Portrait of Jorge Luis Borges by Ferdinando Scianna

So what’s a reader to do? I’d been aware of these issues for a long time, but it wasn’t until I read Douglas Hofstadter’s Le Ton Beau de Marot that I started to piece together my own feelings on the subject. Le Ton Beau is a very strange book, a highly personal work on translation that ranges widely over multiple authors and languages—Hofstadter refers to himself as “pilingual”—while maintaining the chatty, nerdy, occasionally prickly tone of an interested amateur. Hofstadter’s conclusion is that poetry should be translated in a way that honors both the form and the content to the best of the translator’s abilities, even if this inevitably involves compromises in the literal meaning. It’s a sensible stance, and one that allows readers to more or less keep reading the same translations they always have. But it also pits Hofstadter against a formidable opponent: Vladimir Nabokov, whose epic translation and commentary of Pushkin’s Eugene Onegin stands as the ultimate rejection of such easy consolations. For Nabokov, any conscious deviation from the literal text is a betrayal, a sop at the expense of the author to readers who can’t be bothered to learn Russian. To prove his point, Nabokov devoted unimaginable effort to a plodding, agonizingly “faithful” translation of Pushkin, published with two massive volumes of commentary. It’s a translation designed to destroy the reader’s very idea of translation itself, as well as the project in which Nabokov most resembles one of his own obsessive characters.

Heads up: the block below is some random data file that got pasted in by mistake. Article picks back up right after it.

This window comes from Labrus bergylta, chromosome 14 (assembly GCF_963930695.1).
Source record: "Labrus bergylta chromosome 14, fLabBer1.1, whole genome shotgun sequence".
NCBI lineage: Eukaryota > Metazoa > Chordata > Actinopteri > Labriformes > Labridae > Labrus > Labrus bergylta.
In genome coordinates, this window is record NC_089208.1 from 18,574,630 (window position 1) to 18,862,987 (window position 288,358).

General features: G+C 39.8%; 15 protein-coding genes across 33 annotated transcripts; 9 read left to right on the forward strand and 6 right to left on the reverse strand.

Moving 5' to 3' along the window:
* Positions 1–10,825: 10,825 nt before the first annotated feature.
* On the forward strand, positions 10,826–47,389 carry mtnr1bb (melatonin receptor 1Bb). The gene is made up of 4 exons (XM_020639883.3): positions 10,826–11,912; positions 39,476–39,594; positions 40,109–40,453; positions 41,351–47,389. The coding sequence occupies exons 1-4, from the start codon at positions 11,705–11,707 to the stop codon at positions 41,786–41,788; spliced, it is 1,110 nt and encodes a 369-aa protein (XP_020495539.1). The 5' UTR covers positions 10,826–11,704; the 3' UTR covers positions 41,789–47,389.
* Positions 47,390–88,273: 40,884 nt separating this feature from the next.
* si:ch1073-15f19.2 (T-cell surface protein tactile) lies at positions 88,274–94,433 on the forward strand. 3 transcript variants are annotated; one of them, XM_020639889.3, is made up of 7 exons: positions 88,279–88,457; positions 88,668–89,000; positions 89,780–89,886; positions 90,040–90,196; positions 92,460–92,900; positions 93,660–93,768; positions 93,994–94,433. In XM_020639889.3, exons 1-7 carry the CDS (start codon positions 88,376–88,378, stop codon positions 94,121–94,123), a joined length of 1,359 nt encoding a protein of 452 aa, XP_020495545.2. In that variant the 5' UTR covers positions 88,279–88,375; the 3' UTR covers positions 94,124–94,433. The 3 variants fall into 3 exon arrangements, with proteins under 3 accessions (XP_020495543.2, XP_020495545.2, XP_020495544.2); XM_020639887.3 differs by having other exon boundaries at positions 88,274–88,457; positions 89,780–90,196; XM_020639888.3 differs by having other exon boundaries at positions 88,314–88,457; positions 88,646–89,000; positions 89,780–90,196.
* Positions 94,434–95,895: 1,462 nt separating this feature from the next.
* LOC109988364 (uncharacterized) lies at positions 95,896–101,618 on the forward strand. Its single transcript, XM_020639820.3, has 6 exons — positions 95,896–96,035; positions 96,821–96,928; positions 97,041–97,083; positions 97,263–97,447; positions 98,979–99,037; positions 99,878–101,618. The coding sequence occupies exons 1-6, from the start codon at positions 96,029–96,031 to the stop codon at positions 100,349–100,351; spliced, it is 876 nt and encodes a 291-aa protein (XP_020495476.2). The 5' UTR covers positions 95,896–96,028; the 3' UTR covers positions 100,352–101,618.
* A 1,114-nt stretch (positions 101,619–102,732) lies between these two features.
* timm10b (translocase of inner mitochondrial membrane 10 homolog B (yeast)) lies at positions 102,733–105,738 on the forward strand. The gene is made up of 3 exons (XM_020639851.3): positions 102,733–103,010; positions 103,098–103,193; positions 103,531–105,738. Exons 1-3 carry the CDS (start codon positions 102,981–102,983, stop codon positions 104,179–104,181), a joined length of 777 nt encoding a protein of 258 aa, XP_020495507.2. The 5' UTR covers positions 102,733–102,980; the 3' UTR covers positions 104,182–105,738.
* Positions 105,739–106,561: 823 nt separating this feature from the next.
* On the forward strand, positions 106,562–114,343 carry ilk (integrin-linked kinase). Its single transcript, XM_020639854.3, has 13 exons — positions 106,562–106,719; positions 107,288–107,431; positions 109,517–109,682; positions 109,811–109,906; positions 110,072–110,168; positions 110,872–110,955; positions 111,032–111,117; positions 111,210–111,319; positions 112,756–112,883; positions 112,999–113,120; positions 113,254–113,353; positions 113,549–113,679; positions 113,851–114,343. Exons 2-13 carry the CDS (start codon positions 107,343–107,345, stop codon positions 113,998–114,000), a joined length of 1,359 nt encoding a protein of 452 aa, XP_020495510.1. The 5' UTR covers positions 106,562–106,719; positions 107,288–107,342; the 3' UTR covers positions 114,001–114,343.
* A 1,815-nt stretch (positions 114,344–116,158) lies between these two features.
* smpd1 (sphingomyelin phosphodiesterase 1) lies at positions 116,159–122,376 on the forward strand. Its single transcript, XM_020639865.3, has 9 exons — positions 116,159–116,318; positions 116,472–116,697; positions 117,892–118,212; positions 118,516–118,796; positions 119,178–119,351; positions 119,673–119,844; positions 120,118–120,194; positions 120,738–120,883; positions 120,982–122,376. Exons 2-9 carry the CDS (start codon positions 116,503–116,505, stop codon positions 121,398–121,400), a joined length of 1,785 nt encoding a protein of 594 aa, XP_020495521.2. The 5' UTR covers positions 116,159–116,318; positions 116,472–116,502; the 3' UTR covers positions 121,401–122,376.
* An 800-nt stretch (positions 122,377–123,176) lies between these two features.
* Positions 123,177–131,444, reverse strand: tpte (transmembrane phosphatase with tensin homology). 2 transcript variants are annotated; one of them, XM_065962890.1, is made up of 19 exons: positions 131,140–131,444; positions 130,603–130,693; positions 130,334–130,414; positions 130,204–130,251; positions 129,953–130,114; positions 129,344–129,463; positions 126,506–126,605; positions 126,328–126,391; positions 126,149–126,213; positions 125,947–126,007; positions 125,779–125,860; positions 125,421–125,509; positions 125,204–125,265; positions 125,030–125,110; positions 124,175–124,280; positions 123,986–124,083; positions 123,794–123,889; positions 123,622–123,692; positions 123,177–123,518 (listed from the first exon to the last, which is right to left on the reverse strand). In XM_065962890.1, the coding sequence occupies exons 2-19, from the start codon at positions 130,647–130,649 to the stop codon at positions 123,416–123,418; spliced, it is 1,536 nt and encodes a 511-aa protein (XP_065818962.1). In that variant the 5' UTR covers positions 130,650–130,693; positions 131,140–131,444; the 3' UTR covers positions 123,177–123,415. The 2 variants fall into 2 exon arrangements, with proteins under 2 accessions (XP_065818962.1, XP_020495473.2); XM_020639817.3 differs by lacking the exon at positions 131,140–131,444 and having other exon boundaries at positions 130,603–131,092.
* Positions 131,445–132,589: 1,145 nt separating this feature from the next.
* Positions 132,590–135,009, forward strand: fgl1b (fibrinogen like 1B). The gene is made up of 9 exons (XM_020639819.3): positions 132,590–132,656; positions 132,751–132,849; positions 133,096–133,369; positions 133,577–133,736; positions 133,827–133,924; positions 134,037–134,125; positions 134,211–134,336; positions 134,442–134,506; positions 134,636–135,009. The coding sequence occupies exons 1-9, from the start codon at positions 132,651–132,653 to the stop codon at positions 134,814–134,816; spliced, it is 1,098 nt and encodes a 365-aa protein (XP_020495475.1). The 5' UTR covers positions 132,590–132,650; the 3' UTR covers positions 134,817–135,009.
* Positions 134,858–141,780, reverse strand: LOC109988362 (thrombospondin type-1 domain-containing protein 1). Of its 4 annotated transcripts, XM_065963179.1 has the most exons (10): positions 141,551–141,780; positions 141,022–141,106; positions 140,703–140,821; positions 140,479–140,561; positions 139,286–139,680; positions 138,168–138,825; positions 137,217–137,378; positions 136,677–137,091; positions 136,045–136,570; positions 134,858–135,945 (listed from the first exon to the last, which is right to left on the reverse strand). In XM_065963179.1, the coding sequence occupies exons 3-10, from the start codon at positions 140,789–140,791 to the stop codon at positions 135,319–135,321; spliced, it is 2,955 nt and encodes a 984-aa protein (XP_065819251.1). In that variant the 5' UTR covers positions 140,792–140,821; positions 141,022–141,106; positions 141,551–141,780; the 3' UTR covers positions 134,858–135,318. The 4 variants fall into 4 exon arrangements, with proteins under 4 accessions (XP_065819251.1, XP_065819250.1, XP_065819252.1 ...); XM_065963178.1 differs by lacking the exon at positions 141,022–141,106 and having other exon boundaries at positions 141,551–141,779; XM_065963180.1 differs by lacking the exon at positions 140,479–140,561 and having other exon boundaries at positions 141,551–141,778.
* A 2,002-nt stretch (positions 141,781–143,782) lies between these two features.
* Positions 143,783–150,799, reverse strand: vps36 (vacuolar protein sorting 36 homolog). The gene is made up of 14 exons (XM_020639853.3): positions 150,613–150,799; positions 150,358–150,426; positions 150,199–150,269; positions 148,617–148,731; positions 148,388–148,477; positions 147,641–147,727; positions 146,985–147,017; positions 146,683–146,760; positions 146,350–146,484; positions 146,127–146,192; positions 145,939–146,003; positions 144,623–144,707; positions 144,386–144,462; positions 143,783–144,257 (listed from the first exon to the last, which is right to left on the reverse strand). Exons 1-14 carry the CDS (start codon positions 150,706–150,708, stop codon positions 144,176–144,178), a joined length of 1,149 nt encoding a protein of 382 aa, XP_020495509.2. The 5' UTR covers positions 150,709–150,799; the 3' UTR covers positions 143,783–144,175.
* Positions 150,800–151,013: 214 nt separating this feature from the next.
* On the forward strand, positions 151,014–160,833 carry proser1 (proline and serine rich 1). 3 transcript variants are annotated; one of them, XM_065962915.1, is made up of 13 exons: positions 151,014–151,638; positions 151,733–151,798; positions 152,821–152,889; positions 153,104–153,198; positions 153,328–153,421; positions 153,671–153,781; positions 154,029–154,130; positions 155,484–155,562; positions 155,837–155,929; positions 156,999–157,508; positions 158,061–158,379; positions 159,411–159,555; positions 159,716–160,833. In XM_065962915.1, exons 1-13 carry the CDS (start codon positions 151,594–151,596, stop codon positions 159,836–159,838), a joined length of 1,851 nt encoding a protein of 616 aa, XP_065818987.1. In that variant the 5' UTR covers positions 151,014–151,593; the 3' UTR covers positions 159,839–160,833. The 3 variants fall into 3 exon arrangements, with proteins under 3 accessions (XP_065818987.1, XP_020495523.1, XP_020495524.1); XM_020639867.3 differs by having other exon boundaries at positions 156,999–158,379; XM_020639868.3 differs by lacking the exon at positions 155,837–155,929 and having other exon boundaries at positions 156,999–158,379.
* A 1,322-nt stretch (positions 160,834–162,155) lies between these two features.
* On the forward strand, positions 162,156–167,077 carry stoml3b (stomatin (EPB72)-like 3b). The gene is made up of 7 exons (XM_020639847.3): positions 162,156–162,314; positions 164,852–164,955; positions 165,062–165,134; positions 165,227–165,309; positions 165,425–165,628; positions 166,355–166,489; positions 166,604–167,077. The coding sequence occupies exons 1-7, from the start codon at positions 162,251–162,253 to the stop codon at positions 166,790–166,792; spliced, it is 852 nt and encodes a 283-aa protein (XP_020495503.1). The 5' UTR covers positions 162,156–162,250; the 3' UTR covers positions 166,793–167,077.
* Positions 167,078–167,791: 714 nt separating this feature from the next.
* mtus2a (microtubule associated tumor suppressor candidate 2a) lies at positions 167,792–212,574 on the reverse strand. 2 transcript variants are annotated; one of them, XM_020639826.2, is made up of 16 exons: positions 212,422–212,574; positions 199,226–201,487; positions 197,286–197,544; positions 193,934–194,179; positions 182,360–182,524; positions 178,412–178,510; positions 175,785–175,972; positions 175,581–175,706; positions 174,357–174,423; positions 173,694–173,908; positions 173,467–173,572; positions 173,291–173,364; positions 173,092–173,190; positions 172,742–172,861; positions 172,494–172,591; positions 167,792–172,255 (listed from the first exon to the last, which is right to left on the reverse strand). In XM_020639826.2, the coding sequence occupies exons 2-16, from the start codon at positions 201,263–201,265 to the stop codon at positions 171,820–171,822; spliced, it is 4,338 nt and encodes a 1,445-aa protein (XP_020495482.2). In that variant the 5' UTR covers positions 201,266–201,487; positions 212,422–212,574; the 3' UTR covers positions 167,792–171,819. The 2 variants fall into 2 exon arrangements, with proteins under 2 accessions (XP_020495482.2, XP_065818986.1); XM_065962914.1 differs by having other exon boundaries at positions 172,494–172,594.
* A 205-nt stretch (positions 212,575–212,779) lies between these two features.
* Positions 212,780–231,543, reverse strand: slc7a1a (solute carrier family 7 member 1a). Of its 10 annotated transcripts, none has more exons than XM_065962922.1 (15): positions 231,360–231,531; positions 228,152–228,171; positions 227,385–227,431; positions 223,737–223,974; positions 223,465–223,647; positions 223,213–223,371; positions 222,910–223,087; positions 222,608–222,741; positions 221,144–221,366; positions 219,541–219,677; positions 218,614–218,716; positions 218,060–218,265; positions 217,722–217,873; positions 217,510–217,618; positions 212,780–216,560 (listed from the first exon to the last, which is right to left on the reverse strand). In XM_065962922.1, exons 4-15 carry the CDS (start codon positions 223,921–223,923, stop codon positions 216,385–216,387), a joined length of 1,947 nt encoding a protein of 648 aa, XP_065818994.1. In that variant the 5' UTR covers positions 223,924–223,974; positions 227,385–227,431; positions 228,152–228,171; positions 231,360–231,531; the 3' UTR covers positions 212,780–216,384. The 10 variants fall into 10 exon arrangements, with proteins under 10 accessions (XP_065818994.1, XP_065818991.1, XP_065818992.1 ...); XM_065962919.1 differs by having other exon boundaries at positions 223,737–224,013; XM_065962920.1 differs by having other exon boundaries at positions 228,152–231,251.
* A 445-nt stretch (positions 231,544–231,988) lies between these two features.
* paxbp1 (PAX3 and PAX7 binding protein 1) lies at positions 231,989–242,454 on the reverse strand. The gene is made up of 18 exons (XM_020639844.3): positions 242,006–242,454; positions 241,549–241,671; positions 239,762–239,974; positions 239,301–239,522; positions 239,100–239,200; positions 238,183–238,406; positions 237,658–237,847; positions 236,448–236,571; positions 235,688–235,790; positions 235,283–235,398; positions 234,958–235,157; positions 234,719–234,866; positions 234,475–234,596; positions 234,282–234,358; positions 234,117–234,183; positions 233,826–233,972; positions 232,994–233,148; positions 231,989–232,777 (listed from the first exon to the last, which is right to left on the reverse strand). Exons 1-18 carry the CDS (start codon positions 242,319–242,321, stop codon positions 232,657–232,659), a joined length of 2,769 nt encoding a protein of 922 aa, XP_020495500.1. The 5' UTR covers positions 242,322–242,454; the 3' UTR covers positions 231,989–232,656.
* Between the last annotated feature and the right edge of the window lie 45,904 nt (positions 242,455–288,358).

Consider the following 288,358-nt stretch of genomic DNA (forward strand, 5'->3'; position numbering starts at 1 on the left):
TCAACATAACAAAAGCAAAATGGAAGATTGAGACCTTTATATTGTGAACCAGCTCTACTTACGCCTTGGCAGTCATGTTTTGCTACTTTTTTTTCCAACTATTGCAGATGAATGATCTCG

To be honest, I’ve never made it through all of Nabokov’s translation, but I’ve read all nine hundred pages of his notes, in which he lavishes all the invention, wit, and fire that he intentionally drains from the text itself. These notes strike me now as a defiant creative act in their own right, a statement that Nabokov would have been more than capable of blowing us away with a conventional translation if he hadn’t been too principled to do so. And it’s a stance that somehow manages to be unimpeachably correct and spectacularly wrongheaded all at the same time. Nabokov’s argument that fidelity to literal meaning should come first is impossible to refute, but he destroys the village to save it: his translation of Eugene Onegin is an “aesthetic self-wounding,” as Harold Bloom says elsewhere of Shakespeare, and it has little if anything to do with the qualities that draw readers to Pushkin in the first place. That’s a betrayal of its own, and in choosing between the two kinds of compromises, I can only speak from my own experience: reading a few stanzas of Nabokov’s work is enough to put me off Pushkin forever, while James Falen’s sparkling verse translation has made Eugene Onegin, or some version of it, a permanent part of my life—which is all a translation can ever hope to do. It’s hard to reconcile this, and rightly so, with our ideal of what a translation should be. But in response, I can only quote what Borges said, through an intermediary, to a translator who said that it was impossible to render one of his poems into rhyme: “Borges thinks you should try a little harder.”